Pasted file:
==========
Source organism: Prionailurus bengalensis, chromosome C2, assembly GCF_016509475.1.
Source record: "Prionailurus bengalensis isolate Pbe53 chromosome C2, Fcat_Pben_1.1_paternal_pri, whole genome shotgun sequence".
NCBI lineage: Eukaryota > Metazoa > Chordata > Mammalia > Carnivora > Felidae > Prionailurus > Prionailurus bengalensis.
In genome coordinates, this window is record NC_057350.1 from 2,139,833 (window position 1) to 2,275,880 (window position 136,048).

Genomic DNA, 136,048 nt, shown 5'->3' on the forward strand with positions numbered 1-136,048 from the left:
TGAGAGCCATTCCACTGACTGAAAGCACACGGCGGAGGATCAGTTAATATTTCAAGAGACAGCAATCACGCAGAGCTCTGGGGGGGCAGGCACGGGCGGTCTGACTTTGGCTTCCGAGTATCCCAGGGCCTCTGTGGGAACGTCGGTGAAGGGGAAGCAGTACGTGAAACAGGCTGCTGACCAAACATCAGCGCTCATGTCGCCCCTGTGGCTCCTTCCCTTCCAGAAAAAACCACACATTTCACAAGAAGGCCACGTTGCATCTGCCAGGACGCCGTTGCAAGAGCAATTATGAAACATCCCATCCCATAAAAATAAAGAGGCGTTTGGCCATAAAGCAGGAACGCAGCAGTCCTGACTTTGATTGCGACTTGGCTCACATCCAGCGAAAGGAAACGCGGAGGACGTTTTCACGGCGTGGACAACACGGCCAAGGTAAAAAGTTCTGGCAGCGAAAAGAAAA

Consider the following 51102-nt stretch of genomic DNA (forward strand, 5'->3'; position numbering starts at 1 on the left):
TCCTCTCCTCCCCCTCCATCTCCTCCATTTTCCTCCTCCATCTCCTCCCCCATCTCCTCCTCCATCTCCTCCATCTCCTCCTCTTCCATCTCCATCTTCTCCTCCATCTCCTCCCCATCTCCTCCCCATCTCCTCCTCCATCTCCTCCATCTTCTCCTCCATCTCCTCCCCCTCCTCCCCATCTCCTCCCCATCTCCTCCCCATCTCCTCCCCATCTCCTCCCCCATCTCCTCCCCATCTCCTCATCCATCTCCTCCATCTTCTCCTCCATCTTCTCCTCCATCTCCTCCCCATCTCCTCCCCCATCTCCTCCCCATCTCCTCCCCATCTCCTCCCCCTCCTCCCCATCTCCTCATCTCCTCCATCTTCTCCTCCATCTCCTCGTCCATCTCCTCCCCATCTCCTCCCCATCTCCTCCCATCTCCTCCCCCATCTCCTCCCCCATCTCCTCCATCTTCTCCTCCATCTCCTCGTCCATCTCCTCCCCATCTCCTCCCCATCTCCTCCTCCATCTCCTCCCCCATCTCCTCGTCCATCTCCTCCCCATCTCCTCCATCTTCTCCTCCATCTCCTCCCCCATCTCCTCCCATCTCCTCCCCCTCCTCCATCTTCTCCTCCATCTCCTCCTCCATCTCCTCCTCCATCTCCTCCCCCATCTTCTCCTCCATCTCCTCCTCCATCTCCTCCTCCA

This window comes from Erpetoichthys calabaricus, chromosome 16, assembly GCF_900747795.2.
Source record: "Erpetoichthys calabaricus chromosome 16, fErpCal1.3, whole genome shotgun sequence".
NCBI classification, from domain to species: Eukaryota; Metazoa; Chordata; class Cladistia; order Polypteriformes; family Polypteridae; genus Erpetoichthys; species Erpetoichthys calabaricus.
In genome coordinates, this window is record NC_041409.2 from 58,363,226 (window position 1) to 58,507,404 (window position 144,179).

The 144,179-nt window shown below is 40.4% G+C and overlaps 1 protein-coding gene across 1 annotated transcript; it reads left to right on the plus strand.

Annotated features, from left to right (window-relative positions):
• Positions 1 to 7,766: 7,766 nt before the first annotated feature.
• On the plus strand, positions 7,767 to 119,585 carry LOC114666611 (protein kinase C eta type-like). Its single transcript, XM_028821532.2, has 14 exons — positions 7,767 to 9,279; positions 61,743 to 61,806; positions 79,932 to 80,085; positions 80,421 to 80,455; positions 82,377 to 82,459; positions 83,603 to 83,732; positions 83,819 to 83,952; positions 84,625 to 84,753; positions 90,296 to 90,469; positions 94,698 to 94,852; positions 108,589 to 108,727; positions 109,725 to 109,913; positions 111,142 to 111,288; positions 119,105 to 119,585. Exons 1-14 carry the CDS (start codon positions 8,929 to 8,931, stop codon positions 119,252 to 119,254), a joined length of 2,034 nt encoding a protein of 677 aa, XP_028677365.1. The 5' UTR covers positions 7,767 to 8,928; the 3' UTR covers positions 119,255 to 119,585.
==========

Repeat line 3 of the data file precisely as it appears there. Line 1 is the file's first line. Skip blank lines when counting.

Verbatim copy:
NCBI lineage: Eukaryota > Metazoa > Chordata > Mammalia > Carnivora > Felidae > Prionailurus > Prionailurus bengalensis.